April 6, 2017 marked the 100th anniversary of United States involvement in World War I. To commemorate this event, Ancestry.com released a new database, “U.S., Army Transport Service, Passenger Lists, 1910–1939.” This database contains the names of soldiers and other military personnel who arrived at U.S. ports during the years indicated. Sometimes family members were on these ships, in which case, they are listed, too. Bear in mind that this database does not contain people who left U.S. ports, bound for other countries. Knowing that my grandfather, Ferdinand “Ferd” Steinkamp, had served in France, I went searching for him.
Very quickly I found that he appears on two passenger lists. The first one shows him leaving from Newport News, Virginia on 23 September 1918. Camp Jackson, South Carolina was his destination. At this point, he must have been in training, having recently entered the service. The name of his sister as emergency contact and his Quincy, Illinois address verify that I have the correct person. For me, the best piece of information was his service number and his regiment, Company M, 4th Pioneer Infantry. This was news to me!
Years ago, I had found Ferd’s World War I draft registration card. On 25 July 1918 he registered in Quincy, Illinois and this is the notation made on his card: “He states that he came from Canada, just arriving at 2 P M to-day. He is unemployed, but has come home with the intention of going to work at farming in Adams County.“ Adams is the county where Quincy exists and the county Ferd called home. My dad had told me that Pop, as he called his father, had “followed the harvests” in Canada in his younger years. But it was neat to see other evidence of that story and to narrow down a time period. And this evidence is down to the hour! Dad also told me that Ferd worked for a Canadian who had taught his pet crow to talk. Strangely enough, that was not mentioned in the draft registration.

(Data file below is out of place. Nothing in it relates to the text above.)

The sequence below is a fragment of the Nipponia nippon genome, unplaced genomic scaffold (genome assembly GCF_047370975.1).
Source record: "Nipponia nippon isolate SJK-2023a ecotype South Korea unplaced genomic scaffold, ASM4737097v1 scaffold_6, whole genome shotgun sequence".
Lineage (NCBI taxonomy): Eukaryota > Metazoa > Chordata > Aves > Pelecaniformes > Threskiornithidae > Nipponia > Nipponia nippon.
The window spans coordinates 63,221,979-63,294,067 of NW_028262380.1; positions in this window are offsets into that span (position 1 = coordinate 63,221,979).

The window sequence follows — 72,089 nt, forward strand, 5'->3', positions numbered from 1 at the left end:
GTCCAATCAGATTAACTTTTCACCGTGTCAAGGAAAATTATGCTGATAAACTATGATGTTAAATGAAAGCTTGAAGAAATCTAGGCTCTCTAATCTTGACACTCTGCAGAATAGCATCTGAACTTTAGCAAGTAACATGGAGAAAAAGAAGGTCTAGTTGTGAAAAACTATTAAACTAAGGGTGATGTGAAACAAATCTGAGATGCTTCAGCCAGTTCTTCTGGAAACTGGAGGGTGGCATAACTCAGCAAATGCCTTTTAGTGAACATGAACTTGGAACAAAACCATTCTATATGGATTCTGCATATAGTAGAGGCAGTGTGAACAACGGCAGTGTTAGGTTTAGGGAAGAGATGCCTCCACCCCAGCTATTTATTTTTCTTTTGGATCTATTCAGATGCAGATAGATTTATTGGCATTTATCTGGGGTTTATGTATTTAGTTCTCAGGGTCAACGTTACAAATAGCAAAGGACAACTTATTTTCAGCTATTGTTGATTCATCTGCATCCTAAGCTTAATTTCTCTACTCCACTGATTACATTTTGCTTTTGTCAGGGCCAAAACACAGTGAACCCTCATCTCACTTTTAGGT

Imagine this, he registered for the draft on 25 July and less than two months later, he’s on a boat heading to Camp Jackson. His family had just welcomed him back from Canada!
But he came home safely on board the S. S. Julia Luckenbach on 11 April 1919, arriving in Brooklyn. He had departed from Bordeaux two weeks before. He was part of the Camp Grant Detachment in the 157th Infantry upon his return. Imagine the happiness he must have felt, returning to American soil. I wish I could talk to him to find out what he felt that day.
What else can I do with this information? A few years ago, I had written to the National Personnel Records Center in St. Louis, Missouri to get records about Ferd’s service. This is where records of World War I soldiers are stored. Unfortunately, they had a fire in 1973 and many records were lost. But some still survive. When I had written, I did not know the name of his regiment or his service number. You can bet I’ll be writing to them again, very soon. If you want to get military records for World War I or World War II veterans, use Standard Form 180, which may be found by following this link: https://www.archives.gov/st-louis/military-personnel/public/general-public.html.
I also want to see what information I might be able to find out about his regiments.
Personally, what makes these records so exciting for me is that my grandfather died before I was born. I always knew that he had served in World War I. This picture of him and his two sons who served in World War II was very familiar to me.
Grandpa is in the middle, with my father, Dick Steinkamp, on the left and my Uncle Elmer on the right. Other than the fact that Ferd had served in France, I knew nothing about his stint in that war. Finally with the release of these records, I have filled in another missing piece of the family story. On to the next!
 “U.S., Army Transport Service, Passenger Lists, 1910–1939,” digital images, Ancestry.com (http://www.ancestry.com : accessed April 2017), manifest, S.S. Pastores, 23 September 1918, sheet no. 17, entry 210, Steinkamp, Ferdinand.
 “World War I Draft Registration Cards, 1917-1918,” digital images, Ancestry.com, (http://www.ancestry.com : accessed April 2017), Ferdinand Steinkamp, no. 211, Quincy, Adams County, Illinois; citing World War I Selective Service system Draft Registration Cards, 1917-1918, NARA microfilm publication M1509; no. specific roll cited.
 “U.S., Army Transport Service, Passenger Lists, 1910–1939,” digital images, Ancestry.com (http://www.ancestry.com : accessed April 2017), manifest, S. S. Julia Luckenbach, 11 April 1919, sheet no. 8, entry 156, Steinkamp, Ferdinand.